The New Title Tuesday recommendation this week features the five finalists for The National Book Award announced a few days ago. Here’s the shortlist, with excerpts of their Booklist reviews and links to our library catalog.
Another Brooklyn, by Jacqueline Woodson
Best-selling and acclaimed children’s author Woodson presents an evocative adult novel. August, her memories stirred by running into a friend after her father’s funeral, dives headlong back into episodes from her youth. Suddenly, having lived only in Tennessee, eight-year-old August finds herself in her father’s hometown of Brooklyn. Stoic young August is bolstered by the responsibility of watching her brother while their father works, and by the certainty that their mother will soon leave Tennessee, too, and join them. From their third-floor window, August and her brother observe the daily despair of poverty, but more notably the world of liberated, unsupervised youth: the skipping rope, the uncapped hydrant, in short, the kids they wish they were.— Annie Bostrom YA/Mature Readers
The Association of Small Bombs, by Karan Mahajan
In the virtuosic opening of Mahajan’s timely second novel, he writes, “a good bombing begins everywhere at once.” This setup works well for the broad array of story lines connected to a 1996 detonation of a small but potent bomb in a humble Delhi marketplace. Two young Hindu brothers perish in the blast, but their best friend, Mansoor, a Muslim schoolmate, survives with injuries. The novel traverses continents and years—up to the trial in 2003, even allowing a grieving character to inhabit the bomb in a spectacular dream. The anchoring characters are Mansoor and Shockie, a Kashmiri bomb maker who refers to his deadly art as “making chocolate,” even as he worries about his victims and his ill mother. — Carolyn Alessio Adult Fiction
News of the World, by Paulette Jiles
In the winter of 1970, Captain Jefferson Kyle Kidd has made a fairly comfortable living in northern Texas. He travels from town to town, reading current news of ratified amendments and polar expeditions to (mostly) attentive audiences. When he’s asked to deliver a 10-year-old German girl back to her relatives in San Antonio in exchange for $50 in gold, he agrees. Johanna’s parents had been killed by the Kiowa, but she was spared and was raised as one of their own for four years. Captain Kidd finds that Johanna, now in his care, has lost nearly all memory of her language, comportment, and upbringing. Facing a 400-mile journey filled with threats of ambush and an uncooperative charge, Captain Kidd wonders if his choice to deliver the girl was the right one. — Stephanie Turza Historical Fiction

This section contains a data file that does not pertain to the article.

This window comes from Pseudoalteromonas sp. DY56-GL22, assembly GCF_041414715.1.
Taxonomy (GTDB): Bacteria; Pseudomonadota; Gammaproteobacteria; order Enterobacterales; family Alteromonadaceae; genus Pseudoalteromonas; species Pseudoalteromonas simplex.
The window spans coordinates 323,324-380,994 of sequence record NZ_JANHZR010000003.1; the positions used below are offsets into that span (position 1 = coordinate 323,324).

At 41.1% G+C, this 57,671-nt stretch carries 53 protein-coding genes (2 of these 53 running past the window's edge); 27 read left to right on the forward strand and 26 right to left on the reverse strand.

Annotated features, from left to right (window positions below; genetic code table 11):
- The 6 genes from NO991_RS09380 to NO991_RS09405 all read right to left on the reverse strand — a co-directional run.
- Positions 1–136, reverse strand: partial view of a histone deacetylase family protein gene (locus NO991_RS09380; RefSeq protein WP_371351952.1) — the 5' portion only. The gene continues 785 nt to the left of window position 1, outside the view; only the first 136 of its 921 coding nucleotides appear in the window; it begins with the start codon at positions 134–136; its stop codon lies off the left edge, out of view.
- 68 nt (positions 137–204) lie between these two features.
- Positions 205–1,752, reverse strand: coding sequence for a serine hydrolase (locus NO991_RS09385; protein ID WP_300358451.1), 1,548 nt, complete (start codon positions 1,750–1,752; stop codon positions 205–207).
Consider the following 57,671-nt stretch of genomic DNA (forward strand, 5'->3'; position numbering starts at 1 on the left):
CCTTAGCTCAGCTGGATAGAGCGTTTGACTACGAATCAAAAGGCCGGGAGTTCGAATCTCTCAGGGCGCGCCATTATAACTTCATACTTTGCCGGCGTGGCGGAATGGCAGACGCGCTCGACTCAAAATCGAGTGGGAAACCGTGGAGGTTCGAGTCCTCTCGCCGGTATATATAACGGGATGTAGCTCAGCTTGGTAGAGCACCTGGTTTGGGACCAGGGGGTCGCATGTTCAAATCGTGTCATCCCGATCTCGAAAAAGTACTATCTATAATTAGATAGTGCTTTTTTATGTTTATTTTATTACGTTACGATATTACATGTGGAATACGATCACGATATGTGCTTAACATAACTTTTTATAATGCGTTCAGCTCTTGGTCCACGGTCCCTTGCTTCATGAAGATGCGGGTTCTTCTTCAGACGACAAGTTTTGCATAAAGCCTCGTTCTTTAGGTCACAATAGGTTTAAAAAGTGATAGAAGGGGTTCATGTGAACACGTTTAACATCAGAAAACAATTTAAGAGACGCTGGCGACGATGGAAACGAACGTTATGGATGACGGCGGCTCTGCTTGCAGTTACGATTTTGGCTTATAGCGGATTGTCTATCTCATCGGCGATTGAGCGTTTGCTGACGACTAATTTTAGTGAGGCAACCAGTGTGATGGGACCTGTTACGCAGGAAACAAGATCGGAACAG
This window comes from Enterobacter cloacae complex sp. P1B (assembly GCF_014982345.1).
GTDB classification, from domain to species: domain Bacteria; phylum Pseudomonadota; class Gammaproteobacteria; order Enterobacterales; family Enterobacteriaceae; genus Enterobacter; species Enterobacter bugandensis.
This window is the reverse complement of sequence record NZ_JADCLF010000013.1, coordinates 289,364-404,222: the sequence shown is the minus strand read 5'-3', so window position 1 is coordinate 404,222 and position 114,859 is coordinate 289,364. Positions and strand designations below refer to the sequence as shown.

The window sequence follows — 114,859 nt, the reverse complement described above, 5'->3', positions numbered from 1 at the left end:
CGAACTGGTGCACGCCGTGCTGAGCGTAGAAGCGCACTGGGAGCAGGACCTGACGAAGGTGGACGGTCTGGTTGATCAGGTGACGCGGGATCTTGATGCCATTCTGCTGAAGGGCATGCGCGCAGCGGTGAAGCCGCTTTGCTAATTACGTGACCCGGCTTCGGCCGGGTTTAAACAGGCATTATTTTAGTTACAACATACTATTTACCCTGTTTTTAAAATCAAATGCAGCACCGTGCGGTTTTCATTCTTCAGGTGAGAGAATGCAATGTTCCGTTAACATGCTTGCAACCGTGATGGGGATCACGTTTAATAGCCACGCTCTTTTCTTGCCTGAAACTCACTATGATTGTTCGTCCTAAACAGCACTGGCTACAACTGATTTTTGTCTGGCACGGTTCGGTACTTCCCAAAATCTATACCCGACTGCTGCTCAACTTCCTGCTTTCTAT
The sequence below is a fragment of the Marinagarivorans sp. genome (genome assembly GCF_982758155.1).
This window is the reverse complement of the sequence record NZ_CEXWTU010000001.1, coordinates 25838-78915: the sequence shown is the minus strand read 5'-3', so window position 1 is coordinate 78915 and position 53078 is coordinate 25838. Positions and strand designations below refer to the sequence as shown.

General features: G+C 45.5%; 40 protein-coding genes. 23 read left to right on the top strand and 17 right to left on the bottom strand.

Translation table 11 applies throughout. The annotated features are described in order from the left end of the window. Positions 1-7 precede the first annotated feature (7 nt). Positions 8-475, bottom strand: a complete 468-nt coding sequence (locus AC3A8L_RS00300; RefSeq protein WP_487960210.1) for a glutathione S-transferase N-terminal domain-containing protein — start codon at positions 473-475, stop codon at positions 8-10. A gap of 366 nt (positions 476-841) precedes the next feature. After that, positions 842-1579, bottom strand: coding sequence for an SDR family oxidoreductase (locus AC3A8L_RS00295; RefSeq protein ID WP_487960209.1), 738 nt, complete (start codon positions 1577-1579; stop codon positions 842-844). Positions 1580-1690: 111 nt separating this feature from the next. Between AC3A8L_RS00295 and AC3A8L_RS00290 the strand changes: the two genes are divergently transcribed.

The Throwback Special, by Chris Bachelder
This is a book about men. Is it ever! Twenty-two men gather annually to reenact the grotesque football injury (comminuted fractures to two leg bones) suffered when Washington quarterback Joe Theismann was crushingly tackled by New York Giants linebacker Lawrence Taylor in a Monday Night Football game in 1985, remembered years later by millions of football fans. Published to coincide with the event’s thirtieth anniversary, the novel takes off from this seemingly unpromising setup to deliver a frequently very funny satire about men in our times, from the ridiculous (the convoluted lottery by which these guys choose their positions for each year’s reenactment) to the pathetic (a litany of what the reenactors have occasionally come home to find their daughters and wives doing). — Mark Levine Adult Fiction
The Underground Railroad, by Colson Whitehead
Over the course of his previous five novels, Whitehead has conducted an imaginative, droll, and eviscerating inquiry into the blurred divide between American mythology and American history, especially the camouflaged truth about racism. In this magnetizing and wrenching saga, Whitehead tells the story of smart and resilient Cora, a young third-generation slave on a Georgia cotton plantation where she has been brutally attacked by whites and blacks. Certain that the horror will only get worse, she flees with a young man who knows how to reach the Underground Railroad. Everything Whitehead describes is vividly, often joltingly realistic, even the novel’s most fantastic element, his vision of this secret transport network as an actual railroad running through tunnels dug beneath the blood-soaked fields of the South, a jolting and resounding embodiment of heroic efforts and colossal risks. Yet for all that sacrifice and ingenuity, freedom proves miserably elusive. — Donna Seaman Historical Fiction
You can read the full reviews at: BooklistReader.com
Happy Reading, Susan C.
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